Advertisers, and the celebrities who endorse their services, will be liable for any untruthful statements made about products, as part of a crackdown by US regulators announced on Monday.
But apart from being welcomed by the FT in an editorial on Wednesday, the new rules, which cover the use of testimonials in advertising, could prove a hidden boon.
While an endorsement from the right celebrity at the right time, or advertising campaigns using famous people, can prove very beneficial, they can do more harm that good – as this top 10 (in ascending order of embarrassment) of worst celebrity endorsements highlights…
10. US Beef Industry Council – Cybill Shepherd
In 1986, the Beef Industry Council hired actress Cybill Shepherd – the Hollywood starlet who was enjoying a new lease of life alongside Bruce Willis in Moonlighting at the time – to expound on her beef cravings for the “real food for real people” campaign.
Within weeks of the campaign starting, however, Shepherd admitted in public that she tried to “stay away from red meat”.
In January 1988, her contract was not renewed.
9. Sergio Tacchini – Martina Hingis
Sportstars are a tough crowd for major brands as they have a tendency to fall off their podiums in dramatic ways.
However, Italian tennis brand Sergio Tacchini can be forgiven for being shocked when it was sued by one of its highest-profile stars, Martina Hingis, for forcing her – as she claimed in a Manhattan court filing – into retirement by giving her dodgy gear to wear.
Hingis filed a $25m lawsuit against her sponsor Sergio Tacchini in 2001 which, she claimed, had damaged her feet with “defective” and “unsuitable for competition” tennis shoes.
The Swiss tennis star had signed a five-year £3.5m sponsorship deal with the brand in 1996, but told a Manhattan court that she stopped wearing their clothing and shoes in 1999 after having to withdraw from numerous tournaments, including the Women’s Doubles competition at Wimbledon in 1999.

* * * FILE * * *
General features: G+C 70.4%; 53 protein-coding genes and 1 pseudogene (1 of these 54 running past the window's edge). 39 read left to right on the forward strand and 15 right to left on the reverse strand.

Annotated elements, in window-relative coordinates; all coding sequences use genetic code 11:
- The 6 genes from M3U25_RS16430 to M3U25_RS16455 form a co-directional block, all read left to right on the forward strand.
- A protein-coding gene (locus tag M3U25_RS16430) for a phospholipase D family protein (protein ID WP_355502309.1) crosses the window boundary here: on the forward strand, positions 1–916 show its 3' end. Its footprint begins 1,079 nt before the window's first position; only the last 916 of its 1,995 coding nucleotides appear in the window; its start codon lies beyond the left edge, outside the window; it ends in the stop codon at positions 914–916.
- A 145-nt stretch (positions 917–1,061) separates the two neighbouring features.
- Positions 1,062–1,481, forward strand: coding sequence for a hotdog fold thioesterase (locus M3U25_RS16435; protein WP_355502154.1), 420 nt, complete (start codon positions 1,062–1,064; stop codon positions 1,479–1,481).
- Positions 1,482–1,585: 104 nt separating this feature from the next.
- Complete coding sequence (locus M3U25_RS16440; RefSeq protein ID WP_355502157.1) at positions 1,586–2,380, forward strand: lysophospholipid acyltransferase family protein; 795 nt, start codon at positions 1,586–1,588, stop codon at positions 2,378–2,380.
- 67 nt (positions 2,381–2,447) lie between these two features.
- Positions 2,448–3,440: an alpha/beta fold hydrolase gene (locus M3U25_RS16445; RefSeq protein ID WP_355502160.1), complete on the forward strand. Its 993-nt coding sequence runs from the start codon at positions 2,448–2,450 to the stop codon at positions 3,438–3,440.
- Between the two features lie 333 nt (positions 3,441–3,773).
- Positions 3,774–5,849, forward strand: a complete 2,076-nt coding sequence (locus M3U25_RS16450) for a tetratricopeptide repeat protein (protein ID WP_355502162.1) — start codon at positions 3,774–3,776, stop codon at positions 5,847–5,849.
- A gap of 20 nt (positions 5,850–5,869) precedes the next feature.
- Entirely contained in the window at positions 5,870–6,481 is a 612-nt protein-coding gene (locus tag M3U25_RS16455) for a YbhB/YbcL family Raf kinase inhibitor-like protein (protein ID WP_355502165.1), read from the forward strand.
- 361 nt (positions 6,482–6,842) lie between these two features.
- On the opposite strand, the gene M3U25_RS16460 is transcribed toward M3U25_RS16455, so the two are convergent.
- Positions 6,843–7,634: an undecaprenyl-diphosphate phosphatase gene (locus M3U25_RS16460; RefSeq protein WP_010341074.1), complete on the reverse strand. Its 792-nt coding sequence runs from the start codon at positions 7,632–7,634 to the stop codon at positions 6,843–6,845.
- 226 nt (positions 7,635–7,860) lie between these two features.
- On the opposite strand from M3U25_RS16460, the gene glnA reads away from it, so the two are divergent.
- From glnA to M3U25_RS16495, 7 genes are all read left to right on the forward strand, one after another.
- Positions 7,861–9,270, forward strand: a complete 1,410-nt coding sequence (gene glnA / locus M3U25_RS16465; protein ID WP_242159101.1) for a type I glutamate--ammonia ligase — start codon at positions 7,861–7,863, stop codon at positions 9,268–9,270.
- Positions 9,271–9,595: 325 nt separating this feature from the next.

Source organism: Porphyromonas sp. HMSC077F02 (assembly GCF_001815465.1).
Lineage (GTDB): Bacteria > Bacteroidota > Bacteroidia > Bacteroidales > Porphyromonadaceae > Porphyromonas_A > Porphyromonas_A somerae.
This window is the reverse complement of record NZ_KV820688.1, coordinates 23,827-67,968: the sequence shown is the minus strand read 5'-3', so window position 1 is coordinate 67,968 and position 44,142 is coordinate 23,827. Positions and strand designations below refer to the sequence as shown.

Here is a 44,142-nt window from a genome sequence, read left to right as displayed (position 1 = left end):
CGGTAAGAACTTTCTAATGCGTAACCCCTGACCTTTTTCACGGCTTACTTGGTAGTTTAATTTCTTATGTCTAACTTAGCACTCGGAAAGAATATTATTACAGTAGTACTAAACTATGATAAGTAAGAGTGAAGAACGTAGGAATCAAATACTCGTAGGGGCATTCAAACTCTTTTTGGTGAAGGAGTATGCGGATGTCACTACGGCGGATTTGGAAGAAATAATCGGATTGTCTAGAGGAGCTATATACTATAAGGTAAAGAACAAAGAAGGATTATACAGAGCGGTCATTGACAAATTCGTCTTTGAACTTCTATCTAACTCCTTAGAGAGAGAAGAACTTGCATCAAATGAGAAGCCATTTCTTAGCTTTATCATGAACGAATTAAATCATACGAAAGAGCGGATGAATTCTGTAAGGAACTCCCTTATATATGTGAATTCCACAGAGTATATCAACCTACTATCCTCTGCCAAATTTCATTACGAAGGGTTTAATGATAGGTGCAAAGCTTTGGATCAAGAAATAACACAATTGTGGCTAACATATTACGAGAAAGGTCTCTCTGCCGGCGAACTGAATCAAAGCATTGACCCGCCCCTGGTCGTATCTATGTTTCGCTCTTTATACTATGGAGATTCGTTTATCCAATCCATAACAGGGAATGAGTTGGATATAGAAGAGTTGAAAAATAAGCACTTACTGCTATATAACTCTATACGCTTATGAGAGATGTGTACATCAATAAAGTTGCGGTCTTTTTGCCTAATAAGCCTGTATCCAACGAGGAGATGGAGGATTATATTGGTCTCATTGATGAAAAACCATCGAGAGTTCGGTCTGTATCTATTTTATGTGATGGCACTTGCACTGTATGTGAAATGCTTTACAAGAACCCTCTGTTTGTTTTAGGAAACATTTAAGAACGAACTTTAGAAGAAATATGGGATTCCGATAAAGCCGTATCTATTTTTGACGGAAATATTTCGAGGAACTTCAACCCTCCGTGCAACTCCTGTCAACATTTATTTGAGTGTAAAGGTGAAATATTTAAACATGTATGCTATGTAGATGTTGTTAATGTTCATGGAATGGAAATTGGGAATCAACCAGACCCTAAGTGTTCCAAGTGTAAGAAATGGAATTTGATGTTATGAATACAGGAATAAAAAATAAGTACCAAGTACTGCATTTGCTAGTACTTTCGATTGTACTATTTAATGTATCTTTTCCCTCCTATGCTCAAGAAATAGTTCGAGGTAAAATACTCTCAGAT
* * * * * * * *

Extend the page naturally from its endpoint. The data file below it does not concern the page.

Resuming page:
A US court threw out the claims despite Hingis – who was world No 1 in 1997, 1998 and 2000 – being forced to retire with persistent ankle problems.
In 2007, it is possible that Mr Tacchini, no mean tennis player himself, afforded himself a Schadenfreudian chuckle when Hingis, after a successful return from her ‘retirement’ in 2002, dialled 0 on her career a second time when she tested positive for cocaine.
8. Bayer Healthcare, Winston Cigarettes – The Flintstones
What’s good for one brand, may not necessarily be good for another. The Flintstones – those animated prehistoric doyens of the 1960s stable of working class American wholesomeness – would regularly be seen in commercial breaks puffing on Winston cigarettes, until the company pulled the adverts in 1963 when Wilma (Fred’s wife for the uninitiated) became pregnant.
However, the notoriety certainly didn’t do Winston any harm – and the puffers who created perhaps one of the US’s most enduring slogans “Winston tastes good like a cigarette should…” (1954-1972) continued to be associated with The Flintstones even as the good folks from Bedrock turned their endorsements to a number of products and services specifically for children.
Most notably the Flintstones – having cleaned up their image – are the darlings of Bayer Healthcare, who started selling a brand of Flinstones vitamins in 1968 for kids with commercials that are not entirely dissimilar to the Winston adverts pulled just five years previously…
One man’s meat etc.
7. Vinnie Jones – Bacardi Rum
You would think that anyone – even a drinks company – would go into an endorsement contract with English football’s self-styled hardman and shotgun enthusiast with their eyes very wide open, but even Barcadi must have been blown away by what Vinnie did next.
In 2003, Bacardi had just finished filming its £1.5m Christmas TV campaign, which involved Vinnie Jones turning from threatening customers, to smooth amenable barman at the sight of a twirling bottle of Bacardi or two.
Unfortunately, it appeared that Jones had not read the new small-print disclaimer at the bottom of each drinks advert in the UK, which urged prospective consumers to “drink responsibly”.
The drinks company was forced to pull the commercials ten days before Christmas when Jones was convicted of an air-rage incident during which he slapped a fellow passenger on the Virgin Atlantic flight from London to Tokyo 10 times and told crew who tried to intervene that he could “get them murdered”.
Jones escaped jail, but lost his contract, while Bacardi could only watch on as pro-Cuban campaigners – who tirelessly bait Bacardi – had their day (well Vinnie’s) in court.
6. Anheuser-Busch/ Michelob – Eric Clapton
Back in 1986, a long time before rehab was fashionable among the super-famous, Eric Clapton re-laid down a rather soulful bluesy track called ‘After Midnight’ to advertise Michelob beer for Anheuser-Busch.